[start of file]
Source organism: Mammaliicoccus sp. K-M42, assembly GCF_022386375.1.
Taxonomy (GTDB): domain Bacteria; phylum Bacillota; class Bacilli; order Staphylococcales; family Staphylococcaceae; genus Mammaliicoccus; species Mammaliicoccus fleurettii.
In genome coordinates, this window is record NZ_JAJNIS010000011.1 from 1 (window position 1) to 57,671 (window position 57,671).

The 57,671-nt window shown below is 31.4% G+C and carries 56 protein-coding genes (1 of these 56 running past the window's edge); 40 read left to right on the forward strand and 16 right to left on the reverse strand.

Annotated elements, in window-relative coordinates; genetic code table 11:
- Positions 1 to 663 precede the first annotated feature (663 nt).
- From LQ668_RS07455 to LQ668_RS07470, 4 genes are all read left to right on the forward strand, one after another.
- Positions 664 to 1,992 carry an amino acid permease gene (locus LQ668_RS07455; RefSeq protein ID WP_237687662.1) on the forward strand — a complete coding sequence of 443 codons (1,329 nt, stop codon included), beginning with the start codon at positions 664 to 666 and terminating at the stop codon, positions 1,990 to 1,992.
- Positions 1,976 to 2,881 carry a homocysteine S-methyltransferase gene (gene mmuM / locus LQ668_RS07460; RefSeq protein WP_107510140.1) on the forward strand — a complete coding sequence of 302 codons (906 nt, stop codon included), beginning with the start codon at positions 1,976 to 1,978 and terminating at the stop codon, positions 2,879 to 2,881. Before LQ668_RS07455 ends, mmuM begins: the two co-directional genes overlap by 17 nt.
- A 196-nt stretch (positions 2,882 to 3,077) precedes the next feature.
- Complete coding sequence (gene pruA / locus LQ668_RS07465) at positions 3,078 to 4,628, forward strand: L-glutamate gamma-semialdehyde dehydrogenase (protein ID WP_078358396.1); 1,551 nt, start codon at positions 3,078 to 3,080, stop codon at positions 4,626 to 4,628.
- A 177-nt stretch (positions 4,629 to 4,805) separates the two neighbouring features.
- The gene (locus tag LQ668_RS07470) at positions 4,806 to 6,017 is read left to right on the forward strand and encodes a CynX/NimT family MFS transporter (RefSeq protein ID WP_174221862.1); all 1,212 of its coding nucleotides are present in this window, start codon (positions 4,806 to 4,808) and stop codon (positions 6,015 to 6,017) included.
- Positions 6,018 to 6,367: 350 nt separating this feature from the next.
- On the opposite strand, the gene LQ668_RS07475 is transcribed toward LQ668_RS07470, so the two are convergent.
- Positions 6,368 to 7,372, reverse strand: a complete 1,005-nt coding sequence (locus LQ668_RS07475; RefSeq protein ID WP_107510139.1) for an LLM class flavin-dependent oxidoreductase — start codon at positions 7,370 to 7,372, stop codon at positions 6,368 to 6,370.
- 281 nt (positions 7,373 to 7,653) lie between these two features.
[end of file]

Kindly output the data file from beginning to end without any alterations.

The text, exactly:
Source organism: Mammaliicoccus sp. K-M42, assembly GCF_022386375.1.
Taxonomy (GTDB): domain Bacteria; phylum Bacillota; class Bacilli; order Staphylococcales; family Staphylococcaceae; genus Mammaliicoccus; species Mammaliicoccus fleurettii.
In genome coordinates, this window is record NZ_JAJNIS010000011.1 from 1 (window position 1) to 57,671 (window position 57,671).

The 57,671-nt window shown below is 31.4% G+C and carries 56 protein-coding genes (1 of these 56 running past the window's edge); 40 read left to right on the forward strand and 16 right to left on the reverse strand.

Annotated elements, in window-relative coordinates; genetic code table 11:
- Positions 1 to 663 precede the first annotated feature (663 nt).
- From LQ668_RS07455 to LQ668_RS07470, 4 genes are all read left to right on the forward strand, one after another.
- Positions 664 to 1,992 carry an amino acid permease gene (locus LQ668_RS07455; RefSeq protein ID WP_237687662.1) on the forward strand — a complete coding sequence of 443 codons (1,329 nt, stop codon included), beginning with the start codon at positions 664 to 666 and terminating at the stop codon, positions 1,990 to 1,992.
- Positions 1,976 to 2,881 carry a homocysteine S-methyltransferase gene (gene mmuM / locus LQ668_RS07460; RefSeq protein WP_107510140.1) on the forward strand — a complete coding sequence of 302 codons (906 nt, stop codon included), beginning with the start codon at positions 1,976 to 1,978 and terminating at the stop codon, positions 2,879 to 2,881. Before LQ668_RS07455 ends, mmuM begins: the two co-directional genes overlap by 17 nt.
- A 196-nt stretch (positions 2,882 to 3,077) precedes the next feature.
- Complete coding sequence (gene pruA / locus LQ668_RS07465) at positions 3,078 to 4,628, forward strand: L-glutamate gamma-semialdehyde dehydrogenase (protein ID WP_078358396.1); 1,551 nt, start codon at positions 3,078 to 3,080, stop codon at positions 4,626 to 4,628.
- A 177-nt stretch (positions 4,629 to 4,805) separates the two neighbouring features.
- The gene (locus tag LQ668_RS07470) at positions 4,806 to 6,017 is read left to right on the forward strand and encodes a CynX/NimT family MFS transporter (RefSeq protein ID WP_174221862.1); all 1,212 of its coding nucleotides are present in this window, start codon (positions 4,806 to 4,808) and stop codon (positions 6,015 to 6,017) included.
- Positions 6,018 to 6,367: 350 nt separating this feature from the next.
- On the opposite strand, the gene LQ668_RS07475 is transcribed toward LQ668_RS07470, so the two are convergent.
- Positions 6,368 to 7,372, reverse strand: a complete 1,005-nt coding sequence (locus LQ668_RS07475; RefSeq protein ID WP_107510139.1) for an LLM class flavin-dependent oxidoreductase — start codon at positions 7,370 to 7,372, stop codon at positions 6,368 to 6,370.
- 281 nt (positions 7,373 to 7,653) lie between these two features.